Matt: Yeah, in front of you. I’ll tell you something pretty crazy. It was about six months after I quit using heroin, and I was in my [Subox 00:03:15], and I was doing really well, and I was really proud of myself for getting this far. It was the farthest I’ve ever got in recovery from heroin. My mom, and I wasn’t living with her at the time or anything, but she found a baggie of something, and she didn’t know what it was, and she brought a drug test. She was like, “You got to take this right now.”
Matt: Being clean, then I … I will say that, at first, I was a little bit offended because I wanted her to believe me, but I also knew that I needed to earn that trust back, and so I took the test, and it worked out because I was clean. I didn’t make her feel bad. I didn’t put that against here because she needed that for her to know that whatever she found … whatever. It wasn’t the same old story again. Greg’s 100% right. Expect some backlash. Expect some manipulation.
Greg: If they’re using. If they’re not using, I don’t think you really going to get backlash because if you asked me to take it and I’m not using, I’m like, “Sure.”
Greg: “Will you stop bothering me on this? Here. Here’s the test results. Stop bugging me.”
Matt: Exactly. They’re going to try to pull at your kind of feelings a little bit, and they’re going to say like, “Don’t you love me? Don’t you trust me?”
Greg: I’m going to be honest. Most people probably won’t take it. They’ll probably leave and make an excuse, bounce, and they just won’t take it. I’m telling you, that’s a big, big sign right there.
Matt: Yeah, yeah. It might as well just test positive as far as I’m concerned.
Matt: I mean that’s just the step one. I mean there’s a lot beyond that. That’s just immediately see … that step right there is either just proving you right or wrong, and then what? I mean there’s a lot of different moves you need to make. A, what if it tests positive? Now what?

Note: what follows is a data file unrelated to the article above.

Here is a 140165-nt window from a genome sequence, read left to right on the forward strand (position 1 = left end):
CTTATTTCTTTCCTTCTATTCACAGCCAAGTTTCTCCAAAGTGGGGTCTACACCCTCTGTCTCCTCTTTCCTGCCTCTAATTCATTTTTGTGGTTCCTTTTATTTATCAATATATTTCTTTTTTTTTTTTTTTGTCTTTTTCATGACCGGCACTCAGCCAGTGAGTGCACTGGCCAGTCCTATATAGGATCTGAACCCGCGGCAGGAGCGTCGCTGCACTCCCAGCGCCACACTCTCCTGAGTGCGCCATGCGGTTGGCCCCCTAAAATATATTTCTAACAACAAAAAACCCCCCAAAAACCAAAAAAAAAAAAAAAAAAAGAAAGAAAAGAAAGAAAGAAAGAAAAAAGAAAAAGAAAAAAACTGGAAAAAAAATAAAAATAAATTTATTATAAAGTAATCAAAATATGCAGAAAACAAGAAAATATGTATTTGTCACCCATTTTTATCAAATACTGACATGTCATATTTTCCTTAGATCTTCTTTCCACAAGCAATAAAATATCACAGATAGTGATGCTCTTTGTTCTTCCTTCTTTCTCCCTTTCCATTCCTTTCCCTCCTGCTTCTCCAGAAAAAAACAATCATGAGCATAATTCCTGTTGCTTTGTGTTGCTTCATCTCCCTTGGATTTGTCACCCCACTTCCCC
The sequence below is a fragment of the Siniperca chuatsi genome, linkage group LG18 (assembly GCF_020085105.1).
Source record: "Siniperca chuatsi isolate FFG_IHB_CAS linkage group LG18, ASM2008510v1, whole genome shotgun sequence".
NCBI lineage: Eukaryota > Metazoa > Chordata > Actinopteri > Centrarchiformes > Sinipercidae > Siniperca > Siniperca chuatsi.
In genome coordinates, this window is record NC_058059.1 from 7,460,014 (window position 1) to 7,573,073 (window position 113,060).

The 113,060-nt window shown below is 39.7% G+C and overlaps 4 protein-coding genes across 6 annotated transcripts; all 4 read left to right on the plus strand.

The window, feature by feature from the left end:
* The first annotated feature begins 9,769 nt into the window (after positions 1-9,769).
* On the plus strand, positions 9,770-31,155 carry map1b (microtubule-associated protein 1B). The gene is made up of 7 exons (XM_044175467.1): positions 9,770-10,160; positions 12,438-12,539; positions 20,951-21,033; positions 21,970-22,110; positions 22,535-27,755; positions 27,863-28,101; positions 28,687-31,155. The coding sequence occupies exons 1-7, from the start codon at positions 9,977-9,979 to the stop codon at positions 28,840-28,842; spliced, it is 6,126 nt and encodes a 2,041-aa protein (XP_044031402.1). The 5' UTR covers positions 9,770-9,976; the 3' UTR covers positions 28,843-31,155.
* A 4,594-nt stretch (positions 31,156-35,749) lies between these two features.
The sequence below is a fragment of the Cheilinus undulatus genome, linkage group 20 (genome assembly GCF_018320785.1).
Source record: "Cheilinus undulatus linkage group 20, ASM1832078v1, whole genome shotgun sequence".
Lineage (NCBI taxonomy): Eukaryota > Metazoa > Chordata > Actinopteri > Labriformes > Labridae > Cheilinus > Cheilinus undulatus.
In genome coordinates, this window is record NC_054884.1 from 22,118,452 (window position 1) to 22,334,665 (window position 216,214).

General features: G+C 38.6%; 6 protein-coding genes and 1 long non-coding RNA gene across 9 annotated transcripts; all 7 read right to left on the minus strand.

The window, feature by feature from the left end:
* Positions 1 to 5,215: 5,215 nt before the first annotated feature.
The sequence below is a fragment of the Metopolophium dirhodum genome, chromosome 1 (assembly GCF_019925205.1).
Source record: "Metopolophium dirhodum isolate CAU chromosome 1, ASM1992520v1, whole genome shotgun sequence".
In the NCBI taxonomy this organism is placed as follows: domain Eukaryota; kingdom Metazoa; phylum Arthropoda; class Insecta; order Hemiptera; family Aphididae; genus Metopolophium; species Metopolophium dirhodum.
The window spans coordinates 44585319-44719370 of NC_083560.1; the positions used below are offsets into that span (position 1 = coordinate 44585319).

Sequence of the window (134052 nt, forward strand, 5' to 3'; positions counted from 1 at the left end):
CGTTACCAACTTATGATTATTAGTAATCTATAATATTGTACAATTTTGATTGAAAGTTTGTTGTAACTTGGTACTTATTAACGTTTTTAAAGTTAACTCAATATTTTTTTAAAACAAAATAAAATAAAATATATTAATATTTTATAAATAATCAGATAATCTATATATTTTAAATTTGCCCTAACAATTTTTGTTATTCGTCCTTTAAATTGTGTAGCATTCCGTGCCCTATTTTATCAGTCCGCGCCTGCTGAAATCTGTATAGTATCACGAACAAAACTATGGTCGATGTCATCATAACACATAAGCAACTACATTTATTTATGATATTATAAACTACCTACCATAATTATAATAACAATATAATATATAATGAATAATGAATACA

Greg: Well, depending, again, it depends. It all depends on what the situation is. Is it your wife or husband? Do you have kids together? How long ago did you meet the person? There’s so many different questions we would have to know to answer that one, but I think the biggest thing is this video that we want to cover is I think my spouse is using. It’s how do I confirm it? That’s how you confirm it.
Matt: That’s absolutely how you confirm it. I would say think about where you’re at in this relationship. When I get this question, I’m assuming that the people that are writing in, and we do get a lot of this, and it does seem like the people want their relationship to work, they’re invested in the relationship to some capacity. If that’s the case and you’re not sure what direction to turn, you have to have an honest conversation with the loved one that you’re concerned about.
Matt: Whether they take the test and it shows up positive, whether they don’t take the test and they just bounce like Greg said, they make up excuses, you need to consider your own well-being or the well-being of your family, whatever that situation is, and talk to that person and say, “If we’re going to try to make this better, you need to, A, you need to … you have to want to get help and, B, we need to set up a game plan in order to do that.”